The book Cromwell’s Buffoon -The Life and Career of the Regicide Thomas Pride, has just been released. Helion publishers kindly sent me a review copy. Before the report comes out, I am publishing a short interview with the Author Robert Hodkinson.
What drew you to the subject of Thomas Pride?
Some years ago I joined the English Civil War re-enactment group, The Sealed Knot. While researching Thomas Pride with a view to portraying his soldiers on the battlefield, I was interested to find that there was very little known about the man, despite the fact that references to 'Pride's Purge' appear in practically every book on the Civil War ever written. I realised that I had found not only a gap in our knowledge of a famous seventeenth-century figure but an opportunity to undertake some exciting new research in the archives. The more my research revealed about Thomas Pride, the more interesting a figure he became, and I realised I had uncovered the story of the man whose life could draw together all the threads of Civil War historiography: social, political, religious and military.
Did Pride have any connection to the Leveller movement?
Thomas Pride had ties with London's Baptist churches, which were at the forefront of the independent religious movements of the 1630s. Baptists shared the Levellers' ideals of religious liberty and the abolition of tithes, both of which were espoused by Pride himself in the later 1640s. But while Pride and the Levellers may have had certain principles in common, and mutual enemies, the fact that by 1649 Pride was a wealthy and self-interested London businessman meant that any commonality he may have had with the Levellers stopped far short of their other political goals, such as the release of enclosed lands to common ownership.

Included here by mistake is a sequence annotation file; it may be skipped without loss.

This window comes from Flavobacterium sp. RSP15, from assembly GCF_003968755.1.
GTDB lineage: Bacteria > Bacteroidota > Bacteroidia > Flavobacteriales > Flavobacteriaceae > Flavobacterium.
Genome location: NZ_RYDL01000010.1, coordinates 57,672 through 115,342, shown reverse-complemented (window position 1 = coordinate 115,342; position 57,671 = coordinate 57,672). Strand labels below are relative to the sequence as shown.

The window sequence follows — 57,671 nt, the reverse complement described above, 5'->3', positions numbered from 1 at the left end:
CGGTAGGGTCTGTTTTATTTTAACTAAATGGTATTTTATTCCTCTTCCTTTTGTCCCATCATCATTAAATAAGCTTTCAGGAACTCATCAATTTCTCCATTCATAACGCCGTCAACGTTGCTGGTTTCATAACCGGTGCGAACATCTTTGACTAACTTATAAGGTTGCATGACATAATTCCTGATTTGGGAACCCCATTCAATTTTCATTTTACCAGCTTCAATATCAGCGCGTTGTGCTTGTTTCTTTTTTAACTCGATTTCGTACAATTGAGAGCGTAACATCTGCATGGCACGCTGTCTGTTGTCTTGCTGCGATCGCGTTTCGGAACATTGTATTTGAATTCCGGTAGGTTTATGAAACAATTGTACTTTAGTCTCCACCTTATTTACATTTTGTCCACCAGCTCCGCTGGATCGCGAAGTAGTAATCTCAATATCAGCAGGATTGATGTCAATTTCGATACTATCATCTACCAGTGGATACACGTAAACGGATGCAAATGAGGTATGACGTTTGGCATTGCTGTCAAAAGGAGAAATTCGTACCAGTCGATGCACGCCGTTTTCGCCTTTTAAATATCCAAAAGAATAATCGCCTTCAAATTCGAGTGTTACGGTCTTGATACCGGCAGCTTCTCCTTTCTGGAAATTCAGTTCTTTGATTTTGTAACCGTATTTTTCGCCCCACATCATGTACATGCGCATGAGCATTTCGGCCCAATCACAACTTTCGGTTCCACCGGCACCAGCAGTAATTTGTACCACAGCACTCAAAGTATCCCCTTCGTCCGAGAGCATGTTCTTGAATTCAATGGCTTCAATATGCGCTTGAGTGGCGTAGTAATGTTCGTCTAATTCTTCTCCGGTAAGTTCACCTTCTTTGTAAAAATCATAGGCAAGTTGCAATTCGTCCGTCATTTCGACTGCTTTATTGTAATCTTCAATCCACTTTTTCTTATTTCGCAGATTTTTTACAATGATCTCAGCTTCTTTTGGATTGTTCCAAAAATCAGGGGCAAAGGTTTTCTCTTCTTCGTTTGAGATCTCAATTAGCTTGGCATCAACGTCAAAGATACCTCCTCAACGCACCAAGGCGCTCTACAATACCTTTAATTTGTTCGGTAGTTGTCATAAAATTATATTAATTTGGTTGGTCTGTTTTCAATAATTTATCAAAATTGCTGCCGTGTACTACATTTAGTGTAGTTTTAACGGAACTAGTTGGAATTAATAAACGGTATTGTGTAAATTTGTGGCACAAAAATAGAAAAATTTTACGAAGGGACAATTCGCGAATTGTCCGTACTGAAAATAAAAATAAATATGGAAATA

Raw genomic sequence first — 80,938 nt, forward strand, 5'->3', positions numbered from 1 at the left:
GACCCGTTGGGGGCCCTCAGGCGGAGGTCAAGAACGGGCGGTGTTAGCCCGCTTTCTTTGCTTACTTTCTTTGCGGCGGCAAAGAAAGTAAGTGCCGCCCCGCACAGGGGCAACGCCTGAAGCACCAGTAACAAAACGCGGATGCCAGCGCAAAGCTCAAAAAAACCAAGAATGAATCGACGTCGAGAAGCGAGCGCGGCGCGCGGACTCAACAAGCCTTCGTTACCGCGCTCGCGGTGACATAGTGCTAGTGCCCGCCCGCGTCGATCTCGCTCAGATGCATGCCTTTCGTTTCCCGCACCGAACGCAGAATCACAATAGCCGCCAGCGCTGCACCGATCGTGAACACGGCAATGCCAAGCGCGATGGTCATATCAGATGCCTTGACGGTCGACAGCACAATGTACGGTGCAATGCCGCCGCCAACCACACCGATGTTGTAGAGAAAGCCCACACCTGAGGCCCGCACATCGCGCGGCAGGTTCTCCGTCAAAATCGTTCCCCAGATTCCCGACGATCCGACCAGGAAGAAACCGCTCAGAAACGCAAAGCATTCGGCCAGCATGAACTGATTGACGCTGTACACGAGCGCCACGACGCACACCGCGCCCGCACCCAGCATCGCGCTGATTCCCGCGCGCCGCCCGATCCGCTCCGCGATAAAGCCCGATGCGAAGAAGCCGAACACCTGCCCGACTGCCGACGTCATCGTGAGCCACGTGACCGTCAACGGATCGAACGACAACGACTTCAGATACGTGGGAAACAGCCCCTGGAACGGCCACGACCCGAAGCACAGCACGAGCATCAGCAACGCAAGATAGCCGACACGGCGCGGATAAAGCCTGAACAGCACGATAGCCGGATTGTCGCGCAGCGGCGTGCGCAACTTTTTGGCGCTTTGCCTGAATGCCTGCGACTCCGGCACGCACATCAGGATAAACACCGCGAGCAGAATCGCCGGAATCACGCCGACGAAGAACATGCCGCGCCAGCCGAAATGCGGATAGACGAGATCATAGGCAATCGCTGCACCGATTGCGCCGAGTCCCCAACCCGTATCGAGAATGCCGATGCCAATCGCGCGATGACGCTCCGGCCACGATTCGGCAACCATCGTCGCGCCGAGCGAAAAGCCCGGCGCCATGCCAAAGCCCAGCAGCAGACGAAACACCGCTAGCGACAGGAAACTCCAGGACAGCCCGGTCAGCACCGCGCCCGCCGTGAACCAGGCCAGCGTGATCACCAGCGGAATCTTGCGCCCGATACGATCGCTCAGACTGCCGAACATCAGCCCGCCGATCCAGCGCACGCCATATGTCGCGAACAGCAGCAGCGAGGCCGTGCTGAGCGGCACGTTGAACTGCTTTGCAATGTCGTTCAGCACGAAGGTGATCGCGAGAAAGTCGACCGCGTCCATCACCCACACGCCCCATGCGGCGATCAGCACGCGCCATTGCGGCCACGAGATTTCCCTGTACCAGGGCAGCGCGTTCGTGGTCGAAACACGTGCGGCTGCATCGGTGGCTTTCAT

Would you describe him as a Republican, and how much connection did he have to the Fifth Monarchists?
As the Fifth Monarchists emerged from among London's Baptists, it is not surprising that Thomas Pride had connections to some Fifth Monarchist men, notably William Goffe, with whom Pride served alongside for the whole of the Civil Wars and whose signature appears next to Pride's on Charles I's death warrant. But although Thomas Pride was instrumental in bringing about the execution of Charles I he was not a Republican himself and was a supporter of Cromwellian government during the 1650s. There were certainly Republican elements in the regiment he commanded, which emerged in the Overton Plot of 1654 and after Cromwell's death in 1658. Pride was able to curb his soldiers' republicanism for most of the 1650s. The fact they supported the Rump Parliament against Richard Cromwell following their colonel's death is a testament to the force of Pride's command and strength of his personality.
Is there any other research possibilities to further our knowledge of Pride?
The length of time that this project has run, and the depth of the research undertaken, means that I feel confident that I have unearthed all the surviving information that we have on Thomas Pride. One thing that my research never revealed was the whereabouts of his final resting place, which appears to have been kept a secret to prevent his remains falling into the hands of the Royalists. If further research could reveal the site of Thomas Pride's burial, both he and I would be very grateful.
What are you working on at the moment?
I don't think my appetite for researching and discovering more about the English Civil War will ever be satisfied. At present, I am working on a new proposal for Helion military history publishers on Fairfax's sieges and the New Model Army's storming of Bristol in 1645.